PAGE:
The Stefanski effect isn’t just for Mayfield
Stefanski fixing Mayfield in this fashion will have a tremendous trickle-down effect on the rest of the offense.
Jarvis Landry, already an excellent zone-beater who thrives on interior routes, would pile up catches over the middle on boot throws. He’s an ideal fit to slide into the flanker/slot role Adam Thielen held in this offense, which includes more deep routes than Landry usually sees. Despite coming off his best season as a pro, Landry hovers around WR30 in early fantasy ADP.
Stefanski will also certainly install a pristine rushing game. That’s a massive boom for the Browns’ already studly backfield of Nick Chubb and Kareem Hunt.
Odell Beckham Jr. is the big-ticket item. A wildly disappointing Browns debut still stings. However, it’s impossible to watch Beckham last year and come to any other conclusion that he was not right physically. The results from my Reception Perception tracking would also back up that sentiment:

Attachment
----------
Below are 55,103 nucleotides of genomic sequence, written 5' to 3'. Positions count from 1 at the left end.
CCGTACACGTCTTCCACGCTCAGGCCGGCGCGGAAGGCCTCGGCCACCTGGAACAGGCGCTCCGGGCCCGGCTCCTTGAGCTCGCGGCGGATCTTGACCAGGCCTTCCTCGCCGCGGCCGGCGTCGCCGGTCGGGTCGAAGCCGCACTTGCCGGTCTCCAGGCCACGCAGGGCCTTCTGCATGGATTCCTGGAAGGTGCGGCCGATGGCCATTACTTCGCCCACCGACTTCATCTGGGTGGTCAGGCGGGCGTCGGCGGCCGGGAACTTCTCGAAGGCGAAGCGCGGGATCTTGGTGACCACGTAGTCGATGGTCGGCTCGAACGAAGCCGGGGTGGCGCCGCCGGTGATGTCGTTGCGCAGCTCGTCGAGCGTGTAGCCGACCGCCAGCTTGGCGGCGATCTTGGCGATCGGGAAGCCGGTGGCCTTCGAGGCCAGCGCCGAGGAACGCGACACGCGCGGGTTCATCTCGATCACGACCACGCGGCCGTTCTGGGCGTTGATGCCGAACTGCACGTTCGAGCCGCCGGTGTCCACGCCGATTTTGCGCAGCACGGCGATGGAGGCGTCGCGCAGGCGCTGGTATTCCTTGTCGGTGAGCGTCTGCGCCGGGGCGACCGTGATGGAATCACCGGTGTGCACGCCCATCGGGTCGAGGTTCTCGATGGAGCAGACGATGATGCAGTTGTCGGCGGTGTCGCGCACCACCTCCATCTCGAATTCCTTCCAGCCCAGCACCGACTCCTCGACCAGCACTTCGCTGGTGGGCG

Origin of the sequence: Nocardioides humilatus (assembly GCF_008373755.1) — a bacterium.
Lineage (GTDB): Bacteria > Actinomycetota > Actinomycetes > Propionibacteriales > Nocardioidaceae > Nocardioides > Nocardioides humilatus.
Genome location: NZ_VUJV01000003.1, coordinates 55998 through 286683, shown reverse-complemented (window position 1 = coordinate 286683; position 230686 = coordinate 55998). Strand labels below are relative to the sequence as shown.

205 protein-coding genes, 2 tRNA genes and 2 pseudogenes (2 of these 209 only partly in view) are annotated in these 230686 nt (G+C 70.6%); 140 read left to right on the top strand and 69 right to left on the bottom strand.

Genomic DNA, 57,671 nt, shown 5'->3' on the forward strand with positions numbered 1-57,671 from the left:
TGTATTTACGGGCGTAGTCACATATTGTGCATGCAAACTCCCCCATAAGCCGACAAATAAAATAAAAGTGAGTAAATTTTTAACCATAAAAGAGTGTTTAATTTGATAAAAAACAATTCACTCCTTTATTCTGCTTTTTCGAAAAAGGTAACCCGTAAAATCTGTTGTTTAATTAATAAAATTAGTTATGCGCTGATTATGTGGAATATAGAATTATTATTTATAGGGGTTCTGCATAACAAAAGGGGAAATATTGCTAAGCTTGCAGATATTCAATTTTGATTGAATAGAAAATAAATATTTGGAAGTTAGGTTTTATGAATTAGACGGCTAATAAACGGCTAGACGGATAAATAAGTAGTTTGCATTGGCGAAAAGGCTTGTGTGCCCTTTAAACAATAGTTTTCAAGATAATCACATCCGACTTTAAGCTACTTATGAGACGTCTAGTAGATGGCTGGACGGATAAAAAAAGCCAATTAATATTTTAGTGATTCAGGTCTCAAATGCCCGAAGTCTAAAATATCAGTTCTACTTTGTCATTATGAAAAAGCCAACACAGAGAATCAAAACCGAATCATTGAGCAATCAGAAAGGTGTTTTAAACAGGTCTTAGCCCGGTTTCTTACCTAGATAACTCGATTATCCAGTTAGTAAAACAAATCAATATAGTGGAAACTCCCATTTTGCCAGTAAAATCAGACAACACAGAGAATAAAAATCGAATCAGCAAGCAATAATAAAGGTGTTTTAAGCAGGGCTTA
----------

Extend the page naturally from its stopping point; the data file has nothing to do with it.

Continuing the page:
From 2014 to 2018, Beckham looked like a legendary talent whenever he was on the field, one who wouldn’t just rule the roost of the position during his playing days, but possibly go down as one of the most storied to ever play wide receiver. That came to crashing halt last year. Such a precipitous drop in Reception Perception is nearly unheard of. It’s easy to say he will get right back to his usual form in 2020 but it may not be that simple. We have to ask ourselves whether he’s lost a step forever and may never return to the player we knew. Given that the injuries are mounting at this stage of his career, that could be possible.
Personally, I’ll keep the candle lit for a rebound from one of the most explosive athletes and refined technicians at the receiver position. But I could easily be wrong to do so. Knowing the right answer here is impossible.